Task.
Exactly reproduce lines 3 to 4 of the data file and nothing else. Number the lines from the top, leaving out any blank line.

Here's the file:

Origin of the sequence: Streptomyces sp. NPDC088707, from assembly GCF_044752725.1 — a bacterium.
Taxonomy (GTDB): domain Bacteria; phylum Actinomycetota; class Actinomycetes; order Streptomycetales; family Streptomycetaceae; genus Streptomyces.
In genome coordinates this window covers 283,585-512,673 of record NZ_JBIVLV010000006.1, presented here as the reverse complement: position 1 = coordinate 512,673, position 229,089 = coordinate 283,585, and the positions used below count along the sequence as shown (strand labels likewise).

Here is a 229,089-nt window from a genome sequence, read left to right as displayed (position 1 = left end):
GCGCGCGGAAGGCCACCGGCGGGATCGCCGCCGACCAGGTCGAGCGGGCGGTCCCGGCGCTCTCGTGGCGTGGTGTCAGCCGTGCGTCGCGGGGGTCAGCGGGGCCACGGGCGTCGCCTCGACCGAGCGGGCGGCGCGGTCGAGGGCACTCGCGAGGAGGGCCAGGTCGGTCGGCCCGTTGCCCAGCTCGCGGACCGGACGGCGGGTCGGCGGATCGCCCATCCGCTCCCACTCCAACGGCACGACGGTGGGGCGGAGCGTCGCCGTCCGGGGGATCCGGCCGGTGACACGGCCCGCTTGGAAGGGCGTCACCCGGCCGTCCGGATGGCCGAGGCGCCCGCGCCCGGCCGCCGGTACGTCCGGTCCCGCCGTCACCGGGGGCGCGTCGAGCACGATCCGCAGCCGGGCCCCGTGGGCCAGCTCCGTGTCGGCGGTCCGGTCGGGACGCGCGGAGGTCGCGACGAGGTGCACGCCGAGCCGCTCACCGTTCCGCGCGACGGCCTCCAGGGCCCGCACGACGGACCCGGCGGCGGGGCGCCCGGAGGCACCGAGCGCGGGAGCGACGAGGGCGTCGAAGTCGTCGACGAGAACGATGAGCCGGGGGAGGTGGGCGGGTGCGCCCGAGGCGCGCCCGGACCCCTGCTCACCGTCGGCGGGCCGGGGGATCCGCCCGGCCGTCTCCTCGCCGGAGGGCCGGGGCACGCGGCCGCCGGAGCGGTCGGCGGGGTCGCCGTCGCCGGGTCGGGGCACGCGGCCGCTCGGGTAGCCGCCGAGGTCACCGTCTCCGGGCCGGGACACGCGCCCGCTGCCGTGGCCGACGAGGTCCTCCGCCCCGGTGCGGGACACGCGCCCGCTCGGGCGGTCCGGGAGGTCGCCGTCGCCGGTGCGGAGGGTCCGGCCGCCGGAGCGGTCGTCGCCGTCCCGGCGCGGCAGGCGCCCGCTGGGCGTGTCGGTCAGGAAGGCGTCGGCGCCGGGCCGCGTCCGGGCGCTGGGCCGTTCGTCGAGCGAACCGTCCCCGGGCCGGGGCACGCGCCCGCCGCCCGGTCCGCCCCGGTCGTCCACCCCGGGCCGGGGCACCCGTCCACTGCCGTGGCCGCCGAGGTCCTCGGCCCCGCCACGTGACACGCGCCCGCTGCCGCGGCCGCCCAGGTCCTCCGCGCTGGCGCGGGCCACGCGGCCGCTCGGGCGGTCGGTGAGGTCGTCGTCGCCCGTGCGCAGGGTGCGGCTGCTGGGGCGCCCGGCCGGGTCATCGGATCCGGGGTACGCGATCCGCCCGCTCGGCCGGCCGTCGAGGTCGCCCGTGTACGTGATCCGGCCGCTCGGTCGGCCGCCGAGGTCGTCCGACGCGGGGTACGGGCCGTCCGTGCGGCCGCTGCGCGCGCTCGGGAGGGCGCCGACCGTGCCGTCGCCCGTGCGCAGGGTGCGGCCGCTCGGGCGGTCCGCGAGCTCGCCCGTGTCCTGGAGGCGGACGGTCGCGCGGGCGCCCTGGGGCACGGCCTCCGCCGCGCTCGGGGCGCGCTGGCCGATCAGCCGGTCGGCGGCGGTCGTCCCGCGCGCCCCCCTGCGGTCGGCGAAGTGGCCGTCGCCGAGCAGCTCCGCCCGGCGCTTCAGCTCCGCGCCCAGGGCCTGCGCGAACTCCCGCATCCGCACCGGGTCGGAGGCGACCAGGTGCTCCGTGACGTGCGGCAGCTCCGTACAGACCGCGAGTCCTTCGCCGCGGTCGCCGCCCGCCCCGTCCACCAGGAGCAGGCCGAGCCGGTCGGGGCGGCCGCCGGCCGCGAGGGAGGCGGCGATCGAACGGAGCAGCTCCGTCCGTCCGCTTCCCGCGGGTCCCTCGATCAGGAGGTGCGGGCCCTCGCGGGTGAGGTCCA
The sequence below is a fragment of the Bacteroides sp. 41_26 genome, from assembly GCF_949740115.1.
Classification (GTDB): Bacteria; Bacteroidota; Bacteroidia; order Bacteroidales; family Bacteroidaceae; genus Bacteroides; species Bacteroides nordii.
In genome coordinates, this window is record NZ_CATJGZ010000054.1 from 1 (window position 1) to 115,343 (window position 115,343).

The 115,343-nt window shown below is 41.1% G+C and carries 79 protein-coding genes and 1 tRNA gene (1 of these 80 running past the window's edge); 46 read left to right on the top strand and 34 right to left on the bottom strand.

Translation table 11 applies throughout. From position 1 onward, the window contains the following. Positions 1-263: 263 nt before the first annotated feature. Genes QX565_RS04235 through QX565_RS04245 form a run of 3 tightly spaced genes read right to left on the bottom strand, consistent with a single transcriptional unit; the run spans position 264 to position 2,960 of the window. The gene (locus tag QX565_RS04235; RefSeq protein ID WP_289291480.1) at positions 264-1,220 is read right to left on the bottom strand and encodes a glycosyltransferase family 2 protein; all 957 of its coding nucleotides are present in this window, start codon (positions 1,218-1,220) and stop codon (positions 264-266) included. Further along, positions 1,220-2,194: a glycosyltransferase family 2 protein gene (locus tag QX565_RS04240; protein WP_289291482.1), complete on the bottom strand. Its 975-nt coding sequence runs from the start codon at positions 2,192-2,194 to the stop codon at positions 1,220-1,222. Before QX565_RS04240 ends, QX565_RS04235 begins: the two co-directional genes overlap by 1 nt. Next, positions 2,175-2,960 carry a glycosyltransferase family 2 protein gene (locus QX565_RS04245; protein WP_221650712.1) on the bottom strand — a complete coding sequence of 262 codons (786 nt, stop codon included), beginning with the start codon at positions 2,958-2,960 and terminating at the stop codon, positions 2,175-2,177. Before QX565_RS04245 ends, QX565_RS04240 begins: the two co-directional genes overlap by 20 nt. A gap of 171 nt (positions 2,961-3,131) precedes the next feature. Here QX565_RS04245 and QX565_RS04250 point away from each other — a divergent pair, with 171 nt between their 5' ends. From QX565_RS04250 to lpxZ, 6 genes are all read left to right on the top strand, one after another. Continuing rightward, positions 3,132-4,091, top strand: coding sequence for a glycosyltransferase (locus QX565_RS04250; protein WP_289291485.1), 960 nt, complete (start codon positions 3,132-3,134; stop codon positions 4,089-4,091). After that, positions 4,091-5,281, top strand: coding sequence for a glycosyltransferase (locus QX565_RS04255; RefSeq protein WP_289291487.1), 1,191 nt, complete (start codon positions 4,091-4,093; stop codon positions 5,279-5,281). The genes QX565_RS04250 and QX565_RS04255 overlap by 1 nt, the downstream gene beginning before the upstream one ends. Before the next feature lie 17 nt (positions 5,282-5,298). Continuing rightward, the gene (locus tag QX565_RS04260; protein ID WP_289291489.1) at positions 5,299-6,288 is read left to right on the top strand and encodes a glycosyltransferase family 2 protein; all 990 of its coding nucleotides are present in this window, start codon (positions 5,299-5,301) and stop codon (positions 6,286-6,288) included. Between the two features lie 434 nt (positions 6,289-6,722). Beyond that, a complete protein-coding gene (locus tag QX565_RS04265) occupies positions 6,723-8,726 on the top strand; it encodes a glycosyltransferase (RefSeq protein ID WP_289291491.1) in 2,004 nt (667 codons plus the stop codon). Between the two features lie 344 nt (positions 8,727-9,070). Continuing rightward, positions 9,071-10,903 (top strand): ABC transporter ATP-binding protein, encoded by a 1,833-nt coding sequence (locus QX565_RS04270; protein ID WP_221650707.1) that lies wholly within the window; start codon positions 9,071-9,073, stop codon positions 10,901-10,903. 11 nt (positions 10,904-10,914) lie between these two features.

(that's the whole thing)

In genome coordinates this window covers 283,585-512,673 of record NZ_JBIVLV010000006.1, presented here as the reverse complement: position 1 = coordinate 512,673, position 229,089 = coordinate 283,585, and the positions used below count along the sequence as shown (strand labels likewise).

Here is a 229,089-nt window from a genome sequence, read left to right as displayed (position 1 = left end):